A survey shows that most companies are not yet ready for the California Consumer Privacy Act (CCPA), and this includes companies that have undergone compliance processes for the EU General Data Protection Regulation (GDPR).

CCPA is not GDPR or a subset of GDPR. It’s a different law with different requirements, for which preparation will require time and attention.

More from Forbes.

Privacy law experts warn companies not to assume they can comply with the California Consumer Privacy Act (CCPA) because they are in compliance with the EU’s General Data Protection Regulation (GDPR).

“The fact is, CCPA is not GDPR, and it is different. There certainly are things that you probably built for GDPR that will be helpful, but CCPA deserves its own attention,” said J. Trevor Hughes, president and CEO of the International Association of Privacy Professionals (IAPP) at a privacy panel at RSA 2019.

Details from SC Magazine.

GDPR does NOT:

  • prohibit a hairdresser from telling a customer what hair color they used on their hair
  • prevent the fire department from telling a property management company whether there had been a fire in one of its properties
  • ban or impede the sharing of medical or health data when needing to attend to an unconscious patient

It does require that organizations consider – in advance, at a policy level – how to carry on such data sharing practices while still ensuring personal data are adequately protected.  In an effort to address misconceptions about the privacy regulation, the Irish Data Protection Commissioner has issued the first of a series busting GDPR myths.

Details from the Irish DPC.

If it makes the individual go “huh, why did that (use of my information) happen?”  you, company that provides a service utilizing data, may have a data protection problem on your hands.

This was a key takeaway from the U.S. Senate Committee on the Judiciary hearing on “GDPR & CCPA: Opt-ins, Consumer Control, and the Impact on Competition and Innovation”.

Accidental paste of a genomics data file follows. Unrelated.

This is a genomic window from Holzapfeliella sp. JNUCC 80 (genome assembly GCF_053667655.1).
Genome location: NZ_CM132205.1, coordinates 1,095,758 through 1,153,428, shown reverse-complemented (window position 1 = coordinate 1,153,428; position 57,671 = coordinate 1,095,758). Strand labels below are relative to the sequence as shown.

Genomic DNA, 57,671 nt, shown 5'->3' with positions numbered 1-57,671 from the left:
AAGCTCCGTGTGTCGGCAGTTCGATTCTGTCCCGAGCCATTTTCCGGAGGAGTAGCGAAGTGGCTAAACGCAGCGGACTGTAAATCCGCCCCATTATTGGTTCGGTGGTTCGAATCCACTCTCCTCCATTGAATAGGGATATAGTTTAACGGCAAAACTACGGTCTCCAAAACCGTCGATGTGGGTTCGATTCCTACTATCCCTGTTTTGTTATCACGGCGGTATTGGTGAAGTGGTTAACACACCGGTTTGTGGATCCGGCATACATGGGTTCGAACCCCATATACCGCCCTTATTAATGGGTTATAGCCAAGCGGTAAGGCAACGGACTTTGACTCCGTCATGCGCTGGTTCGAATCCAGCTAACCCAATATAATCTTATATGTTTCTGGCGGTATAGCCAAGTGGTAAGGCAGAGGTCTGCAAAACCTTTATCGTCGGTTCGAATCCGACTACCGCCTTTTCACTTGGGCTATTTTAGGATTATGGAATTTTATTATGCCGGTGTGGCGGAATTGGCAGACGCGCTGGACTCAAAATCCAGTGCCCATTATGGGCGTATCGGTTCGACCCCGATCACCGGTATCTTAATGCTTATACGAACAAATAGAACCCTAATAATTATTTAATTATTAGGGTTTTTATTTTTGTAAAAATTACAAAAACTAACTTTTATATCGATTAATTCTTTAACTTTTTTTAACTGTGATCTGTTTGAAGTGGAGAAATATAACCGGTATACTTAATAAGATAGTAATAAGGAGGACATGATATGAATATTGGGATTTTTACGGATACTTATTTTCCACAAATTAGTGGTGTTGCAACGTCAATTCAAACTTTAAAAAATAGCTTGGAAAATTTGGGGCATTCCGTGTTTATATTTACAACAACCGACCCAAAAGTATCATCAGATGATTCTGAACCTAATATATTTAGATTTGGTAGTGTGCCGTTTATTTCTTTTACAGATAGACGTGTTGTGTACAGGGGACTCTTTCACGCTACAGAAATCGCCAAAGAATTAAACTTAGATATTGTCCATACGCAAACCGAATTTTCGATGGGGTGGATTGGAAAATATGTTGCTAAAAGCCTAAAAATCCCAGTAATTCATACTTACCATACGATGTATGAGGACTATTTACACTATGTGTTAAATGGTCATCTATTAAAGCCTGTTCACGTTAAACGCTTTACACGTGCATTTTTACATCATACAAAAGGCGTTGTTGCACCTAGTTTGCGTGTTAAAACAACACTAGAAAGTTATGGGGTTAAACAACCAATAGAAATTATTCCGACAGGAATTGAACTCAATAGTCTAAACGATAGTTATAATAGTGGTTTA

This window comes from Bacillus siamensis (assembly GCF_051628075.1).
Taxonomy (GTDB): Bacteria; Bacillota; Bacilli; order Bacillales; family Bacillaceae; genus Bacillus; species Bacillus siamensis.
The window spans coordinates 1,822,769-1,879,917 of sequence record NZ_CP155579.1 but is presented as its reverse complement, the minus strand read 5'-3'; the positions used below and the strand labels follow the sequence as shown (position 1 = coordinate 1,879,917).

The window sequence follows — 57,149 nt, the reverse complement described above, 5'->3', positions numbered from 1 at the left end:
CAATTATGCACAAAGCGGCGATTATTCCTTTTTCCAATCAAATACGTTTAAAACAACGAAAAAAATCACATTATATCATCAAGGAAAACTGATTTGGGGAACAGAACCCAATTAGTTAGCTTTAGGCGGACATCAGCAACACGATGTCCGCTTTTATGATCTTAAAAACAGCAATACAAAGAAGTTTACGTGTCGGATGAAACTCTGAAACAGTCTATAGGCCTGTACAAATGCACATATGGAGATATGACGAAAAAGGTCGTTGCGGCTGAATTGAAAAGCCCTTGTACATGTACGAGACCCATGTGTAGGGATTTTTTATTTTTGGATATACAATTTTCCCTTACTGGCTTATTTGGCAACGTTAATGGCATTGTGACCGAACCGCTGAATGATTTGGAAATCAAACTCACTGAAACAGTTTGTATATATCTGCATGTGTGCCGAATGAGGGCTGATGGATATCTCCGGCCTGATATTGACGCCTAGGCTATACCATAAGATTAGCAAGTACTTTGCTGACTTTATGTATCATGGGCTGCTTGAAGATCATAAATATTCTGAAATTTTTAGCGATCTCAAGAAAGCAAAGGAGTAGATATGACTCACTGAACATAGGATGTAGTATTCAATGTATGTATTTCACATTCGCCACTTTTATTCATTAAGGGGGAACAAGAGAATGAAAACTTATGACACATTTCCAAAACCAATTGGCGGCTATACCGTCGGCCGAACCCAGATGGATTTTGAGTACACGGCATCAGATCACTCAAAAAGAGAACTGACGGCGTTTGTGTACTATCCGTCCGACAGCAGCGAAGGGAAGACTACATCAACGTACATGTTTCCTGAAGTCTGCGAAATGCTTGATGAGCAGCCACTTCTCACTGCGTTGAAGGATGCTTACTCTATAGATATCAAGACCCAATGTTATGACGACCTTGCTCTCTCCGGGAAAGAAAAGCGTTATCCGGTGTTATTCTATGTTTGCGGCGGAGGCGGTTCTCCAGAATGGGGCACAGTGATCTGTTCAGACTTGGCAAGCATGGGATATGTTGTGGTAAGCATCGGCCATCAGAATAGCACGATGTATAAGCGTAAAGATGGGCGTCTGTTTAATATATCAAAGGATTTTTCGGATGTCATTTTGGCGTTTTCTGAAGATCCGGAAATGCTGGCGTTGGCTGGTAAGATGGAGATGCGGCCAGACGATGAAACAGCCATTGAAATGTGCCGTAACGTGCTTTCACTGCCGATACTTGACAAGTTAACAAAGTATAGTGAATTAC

“Here is my basic concern”, said Sen. Josh Hawley, R-Mo, “Americans have not signed up for this, they think the products [they are being offered] are free; they’re not free. They think they can opt out; they can’t opt out. It’s kind of like that old Eagles’ song, ‘You can check out any time you like, but you can never leave.’ And that’s a problem for the American consumer; it’s a real problem.”

Details from the International Association of Privacy Professionals.

The European Data Protection Board (EDPB) has weighed in on the ePrivacy Regulation:

  • EU legislators should intensify efforts towards the adoption of an ePrivacy Regulation, which is necessary to complete the EU’s framework for data protection and confidentiality of communications.
  • The ePrivacy Regulation must under no circumstances lower the level of protection offered by the current ePrivacy Directive 2002/58/EC and must complement the GDPR by providing additional strong guarantees for all types of electronic communications.
  • The ePrivacy Regulation is necessary to ensure a level playing field and legal certainty for market operators.

Details from the EDPB.

Data protection and political campaigns – European Data Protection Board (EDPB) issues a statement.

Key points:

  • Personal data revealing political opinions is a special category of data under the GDPR, and, in most cases, processing it will require explicit, specific, fully informed, and freely given consent.
  • Using personal data made public, like on social media, or otherwise shared by individuals, is still subject to obligations concerning transparency, purpose specification and lawfulness.
  • Companies must provide sufficient information to the individuals who are being analyzed and whose personal data are being processed, even if they are data brokers and not consumer-facing.